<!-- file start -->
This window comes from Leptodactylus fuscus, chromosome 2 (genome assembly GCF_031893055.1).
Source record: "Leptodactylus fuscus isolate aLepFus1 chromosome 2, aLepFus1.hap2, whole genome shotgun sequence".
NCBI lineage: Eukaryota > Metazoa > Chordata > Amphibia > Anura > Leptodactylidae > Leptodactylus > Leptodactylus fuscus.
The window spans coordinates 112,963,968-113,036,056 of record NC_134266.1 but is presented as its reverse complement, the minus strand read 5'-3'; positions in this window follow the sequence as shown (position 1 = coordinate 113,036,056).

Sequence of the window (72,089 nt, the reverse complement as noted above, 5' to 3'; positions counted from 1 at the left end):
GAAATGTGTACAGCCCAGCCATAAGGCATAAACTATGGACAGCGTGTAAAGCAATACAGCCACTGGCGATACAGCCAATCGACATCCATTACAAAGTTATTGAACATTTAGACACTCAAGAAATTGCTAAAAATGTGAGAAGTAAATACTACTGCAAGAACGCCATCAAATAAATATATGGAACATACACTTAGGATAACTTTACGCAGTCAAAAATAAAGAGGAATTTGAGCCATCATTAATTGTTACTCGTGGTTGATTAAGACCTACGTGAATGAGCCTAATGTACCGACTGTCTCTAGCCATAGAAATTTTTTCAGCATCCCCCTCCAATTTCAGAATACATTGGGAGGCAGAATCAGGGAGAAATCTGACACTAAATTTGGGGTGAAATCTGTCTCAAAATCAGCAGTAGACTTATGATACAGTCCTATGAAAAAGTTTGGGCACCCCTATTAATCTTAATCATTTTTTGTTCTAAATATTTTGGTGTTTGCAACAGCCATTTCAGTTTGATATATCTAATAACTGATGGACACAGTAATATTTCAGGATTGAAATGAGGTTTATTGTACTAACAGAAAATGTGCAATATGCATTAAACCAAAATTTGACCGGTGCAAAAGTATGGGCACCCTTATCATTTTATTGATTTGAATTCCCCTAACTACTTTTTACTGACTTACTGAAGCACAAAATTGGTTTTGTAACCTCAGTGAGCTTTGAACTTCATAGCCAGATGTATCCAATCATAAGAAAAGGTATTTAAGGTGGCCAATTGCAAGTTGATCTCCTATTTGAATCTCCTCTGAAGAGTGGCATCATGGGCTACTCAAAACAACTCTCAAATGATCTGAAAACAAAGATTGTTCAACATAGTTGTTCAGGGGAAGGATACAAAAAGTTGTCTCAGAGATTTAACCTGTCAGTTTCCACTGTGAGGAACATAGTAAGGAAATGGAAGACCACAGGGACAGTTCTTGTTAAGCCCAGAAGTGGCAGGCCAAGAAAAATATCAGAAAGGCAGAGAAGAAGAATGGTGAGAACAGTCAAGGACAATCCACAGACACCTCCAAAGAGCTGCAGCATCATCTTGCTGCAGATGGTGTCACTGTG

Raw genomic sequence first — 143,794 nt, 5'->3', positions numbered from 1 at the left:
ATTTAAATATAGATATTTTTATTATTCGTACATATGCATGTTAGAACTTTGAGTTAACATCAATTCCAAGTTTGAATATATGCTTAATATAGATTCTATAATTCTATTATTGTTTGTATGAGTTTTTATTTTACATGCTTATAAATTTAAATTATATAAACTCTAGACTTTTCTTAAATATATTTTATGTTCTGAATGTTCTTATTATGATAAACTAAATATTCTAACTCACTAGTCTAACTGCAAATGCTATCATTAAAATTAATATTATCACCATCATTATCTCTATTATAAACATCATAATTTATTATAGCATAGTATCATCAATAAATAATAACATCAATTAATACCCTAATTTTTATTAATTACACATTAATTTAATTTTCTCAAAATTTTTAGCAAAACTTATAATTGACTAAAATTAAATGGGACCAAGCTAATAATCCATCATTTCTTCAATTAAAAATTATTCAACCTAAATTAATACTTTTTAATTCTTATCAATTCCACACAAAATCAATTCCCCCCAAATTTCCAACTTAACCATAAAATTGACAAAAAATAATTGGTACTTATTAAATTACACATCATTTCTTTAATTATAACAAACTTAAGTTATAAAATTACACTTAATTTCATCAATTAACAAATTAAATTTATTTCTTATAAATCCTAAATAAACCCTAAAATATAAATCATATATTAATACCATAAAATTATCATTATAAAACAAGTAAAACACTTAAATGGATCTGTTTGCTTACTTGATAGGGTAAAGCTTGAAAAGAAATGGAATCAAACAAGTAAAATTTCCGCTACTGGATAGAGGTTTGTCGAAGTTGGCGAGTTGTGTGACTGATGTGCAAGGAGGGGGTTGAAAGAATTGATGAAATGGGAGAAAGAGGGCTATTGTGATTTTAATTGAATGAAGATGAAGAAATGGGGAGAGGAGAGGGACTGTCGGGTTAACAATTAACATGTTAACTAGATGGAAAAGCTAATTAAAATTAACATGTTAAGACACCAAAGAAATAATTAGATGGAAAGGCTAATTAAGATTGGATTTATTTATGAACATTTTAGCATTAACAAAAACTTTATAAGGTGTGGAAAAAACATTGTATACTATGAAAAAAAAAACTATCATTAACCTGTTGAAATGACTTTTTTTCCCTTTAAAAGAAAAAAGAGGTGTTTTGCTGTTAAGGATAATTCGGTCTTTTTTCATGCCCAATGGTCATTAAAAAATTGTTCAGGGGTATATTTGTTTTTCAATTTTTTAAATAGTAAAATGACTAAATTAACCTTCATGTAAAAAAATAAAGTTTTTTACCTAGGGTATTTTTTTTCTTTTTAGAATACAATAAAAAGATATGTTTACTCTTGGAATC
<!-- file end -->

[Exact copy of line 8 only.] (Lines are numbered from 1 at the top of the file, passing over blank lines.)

ATTTAAATATAGATATTTTTATTATTCGTACATATGCATGTTAGAACTTTGAGTTAACATCAATTCCAAGTTTGAATATATGCTTAATATAGATTCTATAATTCTATTATTGTTTGTATGAGTTTTTATTTTACATGCTTATAAATTTAAATTATATAAACTCTAGACTTTTCTTAAATATATTTTATGTTCTGAATGTTCTTATTATGATAAACTAAATATTCTAACTCACTAGTCTAACTGCAAATGCTATCATTAAAATTAATATTATCACCATCATTATCTCTATTATAAACATCATAATTTATTATAGCATAGTATCATCAATAAATAATAACATCAATTAATACCCTAATTTTTATTAATTACACATTAATTTAATTTTCTCAAAATTTTTAGCAAAACTTATAATTGACTAAAATTAAATGGGACCAAGCTAATAATCCATCATTTCTTCAATTAAAAATTATTCAACCTAAATTAATACTTTTTAATTCTTATCAATTCCACACAAAATCAATTCCCCCCAAATTTCCAACTTAACCATAAAATTGACAAAAAATAATTGGTACTTATTAAATTACACATCATTTCTTTAATTATAACAAACTTAAGTTATAAAATTACACTTAATTTCATCAATTAACAAATTAAATTTATTTCTTATAAATCCTAAATAAACCCTAAAATATAAATCATATATTAATACCATAAAATTATCATTATAAAACAAGTAAAACACTTAAATGGATCTGTTTGCTTACTTGATAGGGTAAAGCTTGAAAAGAAATGGAATCAAACAAGTAAAATTTCCGCTACTGGATAGAGGTTTGTCGAAGTTGGCGAGTTGTGTGACTGATGTGCAAGGAGGGGGTTGAAAGAATTGATGAAATGGGAGAAAGAGGGCTATTGTGATTTTAATTGAATGAAGATGAAGAAATGGGGAGAGGAGAGGGACTGTCGGGTTAACAATTAACATGTTAACTAGATGGAAAAGCTAATTAAAATTAACATGTTAAGACACCAAAGAAATAATTAGATGGAAAGGCTAATTAAGATTGGATTTATTTATGAACATTTTAGCATTAACAAAAACTTTATAAGGTGTGGAAAAAACATTGTATACTATGAAAAAAAAAACTATCATTAACCTGTTGAAATGACTTTTTTTCCCTTTAAAAGAAAAAAGAGGTGTTTTGCTGTTAAGGATAATTCGGTCTTTTTTCATGCCCAATGGTCATTAAAAAATTGTTCAGGGGTATATTTGTTTTTCAATTTTTTAAATAGTAAAATGACTAAATTAACCTTCATGTAAAAAAATAAAGTTTTTTACCTAGGGTATTTTTTTTCTTTTTAGAATACAATAAAAAGATATGTTTACTCTTGGAATC